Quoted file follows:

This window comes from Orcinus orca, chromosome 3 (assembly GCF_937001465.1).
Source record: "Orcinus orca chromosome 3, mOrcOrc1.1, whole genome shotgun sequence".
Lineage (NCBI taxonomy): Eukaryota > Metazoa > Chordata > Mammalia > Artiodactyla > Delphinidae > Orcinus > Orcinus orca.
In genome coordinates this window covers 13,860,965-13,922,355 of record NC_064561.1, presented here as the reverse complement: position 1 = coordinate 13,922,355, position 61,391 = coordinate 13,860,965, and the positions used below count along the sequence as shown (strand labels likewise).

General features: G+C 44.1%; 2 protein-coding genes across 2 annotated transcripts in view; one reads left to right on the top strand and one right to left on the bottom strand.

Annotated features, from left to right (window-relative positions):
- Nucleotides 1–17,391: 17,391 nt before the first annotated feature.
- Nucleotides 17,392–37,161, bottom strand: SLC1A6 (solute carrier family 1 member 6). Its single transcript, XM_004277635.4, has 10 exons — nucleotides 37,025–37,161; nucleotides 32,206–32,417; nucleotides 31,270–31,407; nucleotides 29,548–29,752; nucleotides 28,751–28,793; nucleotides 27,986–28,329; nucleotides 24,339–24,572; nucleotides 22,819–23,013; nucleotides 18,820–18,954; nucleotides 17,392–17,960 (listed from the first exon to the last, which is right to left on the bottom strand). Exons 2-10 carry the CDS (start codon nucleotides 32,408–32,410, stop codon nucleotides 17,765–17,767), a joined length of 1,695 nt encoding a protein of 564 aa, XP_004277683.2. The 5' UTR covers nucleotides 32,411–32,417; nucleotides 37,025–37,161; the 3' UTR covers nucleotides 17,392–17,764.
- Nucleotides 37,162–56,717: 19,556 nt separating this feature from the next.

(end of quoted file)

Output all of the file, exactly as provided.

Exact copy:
This window comes from Orcinus orca, chromosome 3 (assembly GCF_937001465.1).
Source record: "Orcinus orca chromosome 3, mOrcOrc1.1, whole genome shotgun sequence".
Lineage (NCBI taxonomy): Eukaryota > Metazoa > Chordata > Mammalia > Artiodactyla > Delphinidae > Orcinus > Orcinus orca.
In genome coordinates this window covers 13,860,965-13,922,355 of record NC_064561.1, presented here as the reverse complement: position 1 = coordinate 13,922,355, position 61,391 = coordinate 13,860,965, and the positions used below count along the sequence as shown (strand labels likewise).

General features: G+C 44.1%; 2 protein-coding genes across 2 annotated transcripts in view; one reads left to right on the top strand and one right to left on the bottom strand.

Annotated features, from left to right (window-relative positions):
- Nucleotides 1–17,391: 17,391 nt before the first annotated feature.
- Nucleotides 17,392–37,161, bottom strand: SLC1A6 (solute carrier family 1 member 6). Its single transcript, XM_004277635.4, has 10 exons — nucleotides 37,025–37,161; nucleotides 32,206–32,417; nucleotides 31,270–31,407; nucleotides 29,548–29,752; nucleotides 28,751–28,793; nucleotides 27,986–28,329; nucleotides 24,339–24,572; nucleotides 22,819–23,013; nucleotides 18,820–18,954; nucleotides 17,392–17,960 (listed from the first exon to the last, which is right to left on the bottom strand). Exons 2-10 carry the CDS (start codon nucleotides 32,408–32,410, stop codon nucleotides 17,765–17,767), a joined length of 1,695 nt encoding a protein of 564 aa, XP_004277683.2. The 5' UTR covers nucleotides 32,411–32,417; nucleotides 37,025–37,161; the 3' UTR covers nucleotides 17,392–17,764.
- Nucleotides 37,162–56,717: 19,556 nt separating this feature from the next.